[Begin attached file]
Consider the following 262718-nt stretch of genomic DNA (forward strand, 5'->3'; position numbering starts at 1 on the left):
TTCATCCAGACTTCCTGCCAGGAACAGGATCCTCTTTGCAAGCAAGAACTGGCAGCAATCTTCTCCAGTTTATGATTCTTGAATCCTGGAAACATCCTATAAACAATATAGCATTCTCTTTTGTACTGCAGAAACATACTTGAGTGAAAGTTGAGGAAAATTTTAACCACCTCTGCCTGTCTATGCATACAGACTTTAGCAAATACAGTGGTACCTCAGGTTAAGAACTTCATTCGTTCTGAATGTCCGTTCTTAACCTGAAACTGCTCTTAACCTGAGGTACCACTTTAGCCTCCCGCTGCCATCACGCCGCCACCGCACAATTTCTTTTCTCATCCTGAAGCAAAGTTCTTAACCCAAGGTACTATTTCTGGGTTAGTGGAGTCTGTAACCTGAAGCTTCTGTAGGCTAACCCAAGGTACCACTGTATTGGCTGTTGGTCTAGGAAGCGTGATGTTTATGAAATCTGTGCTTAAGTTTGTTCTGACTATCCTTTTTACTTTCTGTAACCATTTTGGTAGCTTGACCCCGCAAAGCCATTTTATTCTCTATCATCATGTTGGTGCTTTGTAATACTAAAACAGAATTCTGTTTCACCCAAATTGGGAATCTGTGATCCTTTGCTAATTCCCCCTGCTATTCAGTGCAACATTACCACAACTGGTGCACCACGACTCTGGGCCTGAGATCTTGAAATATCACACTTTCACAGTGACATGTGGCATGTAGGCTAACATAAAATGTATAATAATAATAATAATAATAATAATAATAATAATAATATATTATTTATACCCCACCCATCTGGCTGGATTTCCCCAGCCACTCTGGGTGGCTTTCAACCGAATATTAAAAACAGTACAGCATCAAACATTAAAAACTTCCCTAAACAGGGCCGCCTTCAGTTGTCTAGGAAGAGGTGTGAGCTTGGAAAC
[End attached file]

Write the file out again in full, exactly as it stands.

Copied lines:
Consider the following 262718-nt stretch of genomic DNA (forward strand, 5'->3'; position numbering starts at 1 on the left):
TTCATCCAGACTTCCTGCCAGGAACAGGATCCTCTTTGCAAGCAAGAACTGGCAGCAATCTTCTCCAGTTTATGATTCTTGAATCCTGGAAACATCCTATAAACAATATAGCATTCTCTTTTGTACTGCAGAAACATACTTGAGTGAAAGTTGAGGAAAATTTTAACCACCTCTGCCTGTCTATGCATACAGACTTTAGCAAATACAGTGGTACCTCAGGTTAAGAACTTCATTCGTTCTGAATGTCCGTTCTTAACCTGAAACTGCTCTTAACCTGAGGTACCACTTTAGCCTCCCGCTGCCATCACGCCGCCACCGCACAATTTCTTTTCTCATCCTGAAGCAAAGTTCTTAACCCAAGGTACTATTTCTGGGTTAGTGGAGTCTGTAACCTGAAGCTTCTGTAGGCTAACCCAAGGTACCACTGTATTGGCTGTTGGTCTAGGAAGCGTGATGTTTATGAAATCTGTGCTTAAGTTTGTTCTGACTATCCTTTTTACTTTCTGTAACCATTTTGGTAGCTTGACCCCGCAAAGCCATTTTATTCTCTATCATCATGTTGGTGCTTTGTAATACTAAAACAGAATTCTGTTTCACCCAAATTGGGAATCTGTGATCCTTTGCTAATTCCCCCTGCTATTCAGTGCAACATTACCACAACTGGTGCACCACGACTCTGGGCCTGAGATCTTGAAATATCACACTTTCACAGTGACATGTGGCATGTAGGCTAACATAAAATGTATAATAATAATAATAATAATAATAATAATAATAATAATATATTATTTATACCCCACCCATCTGGCTGGATTTCCCCAGCCACTCTGGGTGGCTTTCAACCGAATATTAAAAACAGTACAGCATCAAACATTAAAAACTTCCCTAAACAGGGCCGCCTTCAGTTGTCTAGGAAGAGGTGTGAGCTTGGAAAC